Donald Trump lashed out angrily on Wednesday, calling the US legal system a “broken disgrace” after a judge ruled he must answer questions under oath next week in a defamation lawsuit lodged by a writer who says he raped her.
He also called the 2019 lawsuit by E Jean Carroll, a longtime advice columnist for Elle magazine, “a hoax and a lie”.
The outburst came hours after a US district judge in Manhattan, Lewis A Kaplan, rejected a request by Trump’s lawyers to delay a deposition scheduled for 19 October.
Carroll says Trump raped her in the dressing room of a Manhattan Bergdorf Goodman store in the mid-1990s. He called the lawsuit “a complete con job”.
“I don’t know this woman, have no idea who she is, other than it seems she got a picture of me many years ago, with her husband, shaking my hand on a reception line at a celebrity charity event,” Trump said .
“She completely made up a story that I met her at the doors of this crowded New York City Department Store and, within minutes, ‘swooned’ her. It is a Hoax and a lie, just like all the other Hoaxes that have been played on me for the past seven years.
“Now all I have to do is go through years more of legal nonsense in order to clear my name of her and her lawyer’s phony attacks on me. This can only happen to ‘Trump’!”
Carroll is scheduled to be deposited on Friday. Roberta Kaplan, Carroll’s attorney, said she looked forward to filing new claims next month “and moving forward to trial with all dispatch” after New York state passed the Adult Survivors Act, allowing Carroll to sue for damages for the alleged rape without the statute of limitations blocking it.
A spokesperson for Kaplan’s firm said the “latest statement from Donald Trump obviously does not merit a response”.
Trump’s lawyers have tried various tactics to delay the lawsuit and stop him being questioned by Carroll’s attorneys. But Kaplan wrote that it was time to move forward, especially given the “advanced age” of Carroll, 78, and Trump, 76, and perhaps other witnesses.
“The defendant should not be permitted to run the clock out on plaintiff’s attempt to gain a remedy for what allegedly was a serious wrong,” he wrote.
Carroll’s lawsuit claims Trump damaged his reputation when he denied raping her. Trump’s legal team has argued that he was just doing his job as president when he denied the allegations, including when he dismissed his accuser as “not my type”.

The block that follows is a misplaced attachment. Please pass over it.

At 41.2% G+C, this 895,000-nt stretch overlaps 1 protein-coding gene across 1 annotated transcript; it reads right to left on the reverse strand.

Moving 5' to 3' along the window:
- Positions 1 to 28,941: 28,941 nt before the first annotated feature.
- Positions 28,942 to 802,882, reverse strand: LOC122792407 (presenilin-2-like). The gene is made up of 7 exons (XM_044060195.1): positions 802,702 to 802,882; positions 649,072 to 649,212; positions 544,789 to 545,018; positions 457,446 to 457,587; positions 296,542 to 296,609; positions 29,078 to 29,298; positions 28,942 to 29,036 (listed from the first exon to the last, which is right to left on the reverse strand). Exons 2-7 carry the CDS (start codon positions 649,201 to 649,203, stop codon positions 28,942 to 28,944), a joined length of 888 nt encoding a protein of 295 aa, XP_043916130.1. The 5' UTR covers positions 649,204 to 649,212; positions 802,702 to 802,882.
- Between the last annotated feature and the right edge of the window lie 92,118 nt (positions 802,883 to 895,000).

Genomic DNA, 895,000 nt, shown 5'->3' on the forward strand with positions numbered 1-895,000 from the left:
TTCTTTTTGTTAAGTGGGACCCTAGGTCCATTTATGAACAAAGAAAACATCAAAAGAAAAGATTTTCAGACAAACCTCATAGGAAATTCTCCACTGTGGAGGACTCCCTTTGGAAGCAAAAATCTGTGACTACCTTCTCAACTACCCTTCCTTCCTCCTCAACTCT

On Wednesday, Trump said: “And, while I am not supposed to say it, I will. This woman is not my type! She has no idea what day, what week, what month, what year, or what decade this so-called ‘event’ supposedly took place. The reason she doesn’t know is because it never happened, and she doesn’t want to get caught up with details or facts that can be proven wrong.”
If Trump was acting within the scope of his duties as a federal employee, the US government would become the defendant in the original lawsuit.
The second US circuit court of appeals said last month Trump was a federal employee when he commented on Carroll’s claims. But he asked another court in Washington to decide whether the public statements occurred during the scope of his employment.
Kaplan said Trump had tried repeatedly to delay the collection of evidence.
“Given his conduct so far in this case, Mr Trump’s position regarding the burdens of discovery is inexcusable,” he wrote. “As this court previously has observed, Mr Trump has litigated this case since it began in 2019 with the effect and probably the purpose of delaying it.”
The judge noted that the collection of evidence for the lawsuit to go to trial was virtually concluded, except for depositions of Trump and Carroll.
“Mr Trump has conducted extensive discovery of the plaintiff, yet produced virtually none himself,” Kaplan said. “Completing these depositions – which already have been delayed for years – would impose no undue burden on Mr Trump, let alone any irreparable injury.”
The judge also said the deposition could be useful when Carroll’s lawyer next month files the new lawsuit. Whether the rape occurred is central to the defamation claims, as well as the anticipated new lawsuit, the judge said.